The result of bending tests using the suturing needle A of the present embodiment shows that the suturing needle A was able to improve the strength approximately 1.4 times the strength of the conventional needle having a body portion with a circular cross section as well as having the value of the thickest portion which is the same as that of the suturing needle A. In addition, the result of 90-degree bending tests, where the needle is repeatedly bent at a 90 degree in the direction of an outside diameter of the curvature, shows that the suturing needle A was able to endure the number of bending times (three times) which is the same as that of the needle having a body portion with a circular cross section as well as having the value of the thickest portion which is the same as that of the suturing needle.
These results mean the improvement of the bending strength while still having a ductility (repetition bending strength) which is the same as that of the conventional round needle.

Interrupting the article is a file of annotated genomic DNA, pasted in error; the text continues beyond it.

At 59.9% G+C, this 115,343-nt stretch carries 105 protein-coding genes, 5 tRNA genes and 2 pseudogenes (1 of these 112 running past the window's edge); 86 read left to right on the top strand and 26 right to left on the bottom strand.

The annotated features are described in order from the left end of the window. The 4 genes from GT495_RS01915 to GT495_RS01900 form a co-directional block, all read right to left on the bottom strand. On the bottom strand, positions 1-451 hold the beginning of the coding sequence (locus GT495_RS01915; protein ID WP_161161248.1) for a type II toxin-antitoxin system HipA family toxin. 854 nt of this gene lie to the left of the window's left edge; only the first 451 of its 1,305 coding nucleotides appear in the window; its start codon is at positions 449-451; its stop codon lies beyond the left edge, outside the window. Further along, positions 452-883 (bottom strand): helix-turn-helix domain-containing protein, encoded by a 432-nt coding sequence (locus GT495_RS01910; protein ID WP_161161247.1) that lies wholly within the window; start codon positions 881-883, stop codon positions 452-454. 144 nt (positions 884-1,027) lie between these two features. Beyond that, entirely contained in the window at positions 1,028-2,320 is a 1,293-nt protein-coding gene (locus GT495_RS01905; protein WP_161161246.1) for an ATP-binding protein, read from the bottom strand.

In particular, as seen from the observation of the motion during the 90-degree bending tests, it was found that, as the body portion 3 was clamped by a vise to become bent, deformation of the flat surface 6 was concentrated on the connecting portion 7 having a curved surface of the body portion 3 on the inner side of the curvature, while deformation of the flat surface 6 was concentrated on the groove 5 on the outer side of the curvature. It is considered that this resulted in the improvement of the ductility. For instance, when the 90-degree bending test was conducted with respect to a suturing needle having a rectangular cross section where a width B of the flat surface and a distance H between the flat surfaces were set to be the same as those of the needle of the present embodiment, the suturing needle was fractured by second time of the bending operation. This also indicates that the needle is required to have each of the flat surfaces 6 opposing to each other as well as a pair of the concave grooves 5, and is required to connect these surfaces to the grooves through the connecting portion 7 formed of a curved surface.